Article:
Archive for the ‘Natural History’ Category
Badgers, occasionally referred to as Brocks, are short legged, heavy set omnivores in the weasel family. There are eight species of badger, in three sub families. Melinae (badgers of Europe and Asia), Mellivorinae (the honey badger) and Taxideinae (the American badger).
Their lower jaw is articulated to the upper by means of a transverse condyle firmly locked into a long cavity of the cranium, so that dislocation of the jaw is all but impossible. This enables the badger to maintain its hold with the utmost tenacity, but limits its jaw movement to hingeing open and shut, or sliding from side to side without the twisting movement possible of most mammals.
A male badger is called a boar, a female a sow and a young badger a cub. A collective name suggested for a group of badgers is a cete. But, badger colonies are more often called clans. Badger dens are called sets.
Well… Weasels are w’easily recognisable and Stoats are stoatily different! Yes I know it’s an old one and not particularly a good one considering that it’s actually quite difficult to tell the difference between these two similar animals in the ‘real’ world. So, what are the main differences between the two and how can we indentify them?
Although they look similar – one way to tell the difference between a stoat and a weasel is that unlike stoats, weasels do not have a black tip to the tail.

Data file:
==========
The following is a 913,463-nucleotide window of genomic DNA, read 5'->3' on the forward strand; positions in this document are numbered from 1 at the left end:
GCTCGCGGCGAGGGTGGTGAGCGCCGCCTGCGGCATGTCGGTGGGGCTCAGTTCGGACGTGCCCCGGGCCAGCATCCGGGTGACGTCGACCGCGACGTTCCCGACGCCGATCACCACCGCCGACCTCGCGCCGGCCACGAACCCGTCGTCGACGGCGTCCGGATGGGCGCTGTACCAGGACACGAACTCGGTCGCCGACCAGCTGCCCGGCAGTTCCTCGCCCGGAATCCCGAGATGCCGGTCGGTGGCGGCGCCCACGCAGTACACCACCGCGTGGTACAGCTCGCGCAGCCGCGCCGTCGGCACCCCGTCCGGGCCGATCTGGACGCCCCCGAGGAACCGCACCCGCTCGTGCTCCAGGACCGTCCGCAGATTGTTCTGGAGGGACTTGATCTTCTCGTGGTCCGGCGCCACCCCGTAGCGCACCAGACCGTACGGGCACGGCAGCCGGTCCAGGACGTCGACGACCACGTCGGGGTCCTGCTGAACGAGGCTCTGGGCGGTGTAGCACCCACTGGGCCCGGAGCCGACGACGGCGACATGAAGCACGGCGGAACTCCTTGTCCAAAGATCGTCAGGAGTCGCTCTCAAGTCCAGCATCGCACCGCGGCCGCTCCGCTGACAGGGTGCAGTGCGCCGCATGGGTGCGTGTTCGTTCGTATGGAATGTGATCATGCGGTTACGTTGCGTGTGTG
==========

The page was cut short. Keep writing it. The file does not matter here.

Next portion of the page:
Weasels have a very slim, cylindrical body. There are two sub-species, the Northern European pygmy or snow weasel, and the common weasel, found further south. In general, the body size is smaller in northern populations.
Many ticks go through a three host life cycle, meaning that they parasite three different host bodies during their lifetime.
A tick starts life as an egg, and because tick mortality is so high, the female tick lays as many as 18,000 eggs in the ground.
The tick egg hatches out into a larva. The larva has only six legs. It stays hidden in leaf litter until the following spring, when it climbs up vegetation and waves its legs around hoping to latch onto a passing host, such as a bird or mammal. Being warm blooded, the host is detected by the heat it gives off.
When it is fully fed the larva drops to the ground and moults into a nymph. The nymphs (and the adults) have 8 legs. The nymph then climbs onto another host.
Of the six free living species of deer in great Britain only the red deer and roe deer are truly native to thie country, and even their populations have, over the years been heavily “subsidised” by introductions from elsewhere. All the other british species are completely “exotic”, with the fallow deer almost certainly brought to this country by the Normans, and three asiatic species, Reeve’s muntjac, Chinese water deer and sika deer, originally introduced towards the end of the nineteenth and beginning of the twentieth centuries.
Last year, while canoeing on the lakes in the Dalsland Nordmarken area of Sweden I was very privileged to observe a pair of nesting Osprey. They were located on a very small rocky island and were nesting in one of the few trees situated on that rocky outcrop. When passing the island in our canoe the Osprey became quite agitated and would give out a screeching call. One even took to flight while the other guarded the nest. It swooped and harried us until it was quite sure that we were on our way and had no intention of stepping foot on their island. I was so impressed with this large majestic bird that I decided to find out a few facts about this highly adapted member of the raptor family.